NEW YORK -- Nervous about navigating New York City's night spots? Forget asking people on the street where to eat. Just hop in a cab and quickly find the best places for food, drink and merriment.
Seven different companies are vying to install interactive video screens in yellow cabs - 178 of them in a pilot program so far. They also offer news, hotel and theater information - everything a visitor, and many locals, might want to know.
"This is awesome!" said Kara Logan, a 26-year-old Manhattan waitress, as she tapped the 12-inch screen inserted flush with the back of the driver's seat. "When the traffic is terrible, you can just say, 'Where are we?' and find a restaurant."
Operated by a wireless mobile computer, the $3,500 touch-sensitive TV screens list restaurants by cuisine and location, movie theaters and show times. Cultural information comes from New York & Company, the city's tourism bureau; news, sports, weather and business updates come from the cable channel NY1 and the Fox Network.
Customized programming ranges from documentaries about New York neighborhoods to segments of plays and original comedy skits.
More than 200 million riders per year spend close to $1 billion to get around in Gotham's 12,187 yellow cabs.
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LAWRENCEVILLE, Ga. -- It was a chilling mystery when a beachball-sized ice block crashed through a roof and landed in an unoccupied bedroom.
The sound was "like a door was slammed, but 20 times louder," said Joey Woodard, 14. "I looked around and wondered if a car hit the house."
No one was injured when the 2-foot wide chunk landed one morning last week. Neither Rachel Smith, 23, nor her 6-year-old half-sister Barbara, were in the bedroom they share.
The piece of ice may have fallen from a passing airplane, homeowner Christine Woodard said she was told by the Federal Aviation Administration. The FAA said it is investigating.
"We've heard of cases happening before, but it is very rare," FAA spokesman Christopher White said. "A lot depends on the prevailing winds."
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HAMPSTEAD, N.H. -- A collie named Jarrod has earned the title of man's best friend.
The 1 1/2 -year-old dog pushed his owner away from beneath his snow-covered roof down a stairway seconds before the roof collapsed onto the deck.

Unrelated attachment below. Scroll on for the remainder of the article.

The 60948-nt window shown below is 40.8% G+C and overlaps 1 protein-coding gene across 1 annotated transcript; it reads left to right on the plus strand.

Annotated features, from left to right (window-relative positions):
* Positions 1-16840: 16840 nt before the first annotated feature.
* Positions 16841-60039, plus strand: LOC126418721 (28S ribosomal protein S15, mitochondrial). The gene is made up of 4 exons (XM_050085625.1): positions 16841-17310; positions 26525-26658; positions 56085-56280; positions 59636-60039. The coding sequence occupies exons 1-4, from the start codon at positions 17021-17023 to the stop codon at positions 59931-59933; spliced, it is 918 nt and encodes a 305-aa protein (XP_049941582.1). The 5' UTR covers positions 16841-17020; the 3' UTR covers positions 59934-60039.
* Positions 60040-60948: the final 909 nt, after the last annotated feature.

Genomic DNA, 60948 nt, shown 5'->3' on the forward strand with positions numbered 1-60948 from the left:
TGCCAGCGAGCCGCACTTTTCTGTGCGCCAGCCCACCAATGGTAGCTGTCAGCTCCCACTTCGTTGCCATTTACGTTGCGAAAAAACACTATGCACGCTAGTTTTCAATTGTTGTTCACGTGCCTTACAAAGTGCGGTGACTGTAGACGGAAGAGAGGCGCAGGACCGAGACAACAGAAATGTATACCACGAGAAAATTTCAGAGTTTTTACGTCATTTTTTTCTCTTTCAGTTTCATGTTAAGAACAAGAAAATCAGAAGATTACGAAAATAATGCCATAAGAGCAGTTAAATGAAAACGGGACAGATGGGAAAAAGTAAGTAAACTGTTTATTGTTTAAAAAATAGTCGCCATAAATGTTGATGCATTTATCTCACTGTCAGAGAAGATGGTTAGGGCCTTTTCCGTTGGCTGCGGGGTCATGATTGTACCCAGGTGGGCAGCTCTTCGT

"If I was under it I would have been crushed," said David Levesque, who uses a wheelchair. "The way I was leaning over the rail I would have been cut in half, I would have been killed."
The weight of the 12-by-14-foot roof was later estimated at nearly 4,000 pounds.
Levesque, 61, disabled by severe arthritis and spinal problems, said he was leaning against a railing and reaching up with one of his arm crutches to remove some snow when Jarrod started pushing him.
Levesque says he believes Jarrod, who is trained to help him get around, knew exactly what he was doing and saved his life the morning of Jan. 6.
"Dogs and other animals have heightened senses that allow them to hear things we can't hear," said veterinarian Roger G. Wells. "He may have heard the rafters creaking or the timbers starting the break in the roof before it collapsed."
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CARPINTERIA, Calif. -- It turns out Santa was too big for his bridges.
Workers were preparing a 5-ton plaster-and-chicken wire statue of St. Nick - a Highway 101 landmark for a half-century - for a move to Oxnard. They determined that the 22-foot-high Santa was too tall to clear overpasses and power lines along the 30-mile route.
Movers considered laying the him face down on a flatbed trailer but decided, after inspecting his crudely braced interior, that Santa had to remain upright to remain intact.
So workers lopped off the 5-foot plywood base painted to look like a red-brick chimney.
"We saved Santa, we couldn't save the chimney," said Mike Barber, board president of the Garden Acres Mutual Water Co. near Oxnard. "He just won't be as tall. He'll be 17 feet instead of 22."
The water company, which owns a freeway-adjacent parcel, plans to spend up to $5,000 to install a concrete foundation, lighting and landscaping for the statue in its new home.
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